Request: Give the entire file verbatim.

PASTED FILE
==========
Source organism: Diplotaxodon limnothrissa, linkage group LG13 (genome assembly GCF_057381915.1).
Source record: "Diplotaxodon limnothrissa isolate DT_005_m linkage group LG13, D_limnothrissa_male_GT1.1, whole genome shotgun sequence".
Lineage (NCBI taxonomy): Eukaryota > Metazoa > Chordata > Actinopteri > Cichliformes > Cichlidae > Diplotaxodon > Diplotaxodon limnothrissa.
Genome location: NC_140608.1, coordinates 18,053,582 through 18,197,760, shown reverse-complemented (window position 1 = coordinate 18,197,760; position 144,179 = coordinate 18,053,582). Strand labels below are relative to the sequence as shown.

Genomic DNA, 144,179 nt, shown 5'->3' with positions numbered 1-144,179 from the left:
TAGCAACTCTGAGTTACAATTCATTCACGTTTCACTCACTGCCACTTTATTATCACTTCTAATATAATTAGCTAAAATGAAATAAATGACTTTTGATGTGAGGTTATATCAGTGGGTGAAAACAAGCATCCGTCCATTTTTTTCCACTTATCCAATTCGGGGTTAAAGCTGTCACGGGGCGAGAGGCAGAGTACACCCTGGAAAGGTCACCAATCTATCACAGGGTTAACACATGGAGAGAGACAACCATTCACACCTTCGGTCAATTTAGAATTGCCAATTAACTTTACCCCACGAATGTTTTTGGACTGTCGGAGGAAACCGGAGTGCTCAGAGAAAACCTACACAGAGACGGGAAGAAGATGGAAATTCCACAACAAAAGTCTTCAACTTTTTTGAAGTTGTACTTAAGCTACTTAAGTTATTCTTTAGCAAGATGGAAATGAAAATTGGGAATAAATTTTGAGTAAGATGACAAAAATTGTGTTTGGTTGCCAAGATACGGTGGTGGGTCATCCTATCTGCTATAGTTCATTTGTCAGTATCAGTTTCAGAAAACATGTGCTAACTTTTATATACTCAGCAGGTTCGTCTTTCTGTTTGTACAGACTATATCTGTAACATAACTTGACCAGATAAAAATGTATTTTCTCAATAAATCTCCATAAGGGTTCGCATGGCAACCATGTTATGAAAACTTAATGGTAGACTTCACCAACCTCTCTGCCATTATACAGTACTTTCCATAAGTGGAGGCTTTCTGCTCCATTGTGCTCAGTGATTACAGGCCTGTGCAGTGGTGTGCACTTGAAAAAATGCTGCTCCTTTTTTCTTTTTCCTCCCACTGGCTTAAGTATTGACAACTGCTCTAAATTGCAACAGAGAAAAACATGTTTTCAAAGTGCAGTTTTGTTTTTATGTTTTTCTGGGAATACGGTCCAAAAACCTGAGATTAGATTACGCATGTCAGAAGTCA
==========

Source organism: Diplotaxodon limnothrissa, linkage group LG13 (genome assembly GCF_057381915.1).
Source record: "Diplotaxodon limnothrissa isolate DT_005_m linkage group LG13, D_limnothrissa_male_GT1.1, whole genome shotgun sequence".
Lineage (NCBI taxonomy): Eukaryota > Metazoa > Chordata > Actinopteri > Cichliformes > Cichlidae > Diplotaxodon > Diplotaxodon limnothrissa.
Genome location: NC_140608.1, coordinates 18,053,582 through 18,197,760, shown reverse-complemented (window position 1 = coordinate 18,197,760; position 144,179 = coordinate 18,053,582). Strand labels below are relative to the sequence as shown.

Genomic DNA, 144,179 nt, shown 5'->3' with positions numbered 1-144,179 from the left:
TAGCAACTCTGAGTTACAATTCATTCACGTTTCACTCACTGCCACTTTATTATCACTTCTAATATAATTAGCTAAAATGAAATAAATGACTTTTGATGTGAGGTTATATCAGTGGGTGAAAACAAGCATCCGTCCATTTTTTTCCACTTATCCAATTCGGGGTTAAAGCTGTCACGGGGCGAGAGGCAGAGTACACCCTGGAAAGGTCACCAATCTATCACAGGGTTAACACATGGAGAGAGACAACCATTCACACCTTCGGTCAATTTAGAATTGCCAATTAACTTTACCCCACGAATGTTTTTGGACTGTCGGAGGAAACCGGAGTGCTCAGAGAAAACCTACACAGAGACGGGAAGAAGATGGAAATTCCACAACAAAAGTCTTCAACTTTTTTGAAGTTGTACTTAAGCTACTTAAGTTATTCTTTAGCAAGATGGAAATGAAAATTGGGAATAAATTTTGAGTAAGATGACAAAAATTGTGTTTGGTTGCCAAGATACGGTGGTGGGTCATCCTATCTGCTATAGTTCATTTGTCAGTATCAGTTTCAGAAAACATGTGCTAACTTTTATATACTCAGCAGGTTCGTCTTTCTGTTTGTACAGACTATATCTGTAACATAACTTGACCAGATAAAAATGTATTTTCTCAATAAATCTCCATAAGGGTTCGCATGGCAACCATGTTATGAAAACTTAATGGTAGACTTCACCAACCTCTCTGCCATTATACAGTACTTTCCATAAGTGGAGGCTTTCTGCTCCATTGTGCTCAGTGATTACAGGCCTGTGCAGTGGTGTGCACTTGAAAAAATGCTGCTCCTTTTTTCTTTTTCCTCCCACTGGCTTAAGTATTGACAACTGCTCTAAATTGCAACAGAGAAAAACATGTTTTCAAAGTGCAGTTTTGTTTTTATGTTTTTCTGGGAATACGGTCCAAAAACCTGAGATTAGATTACGCATGTCAGAAGTCA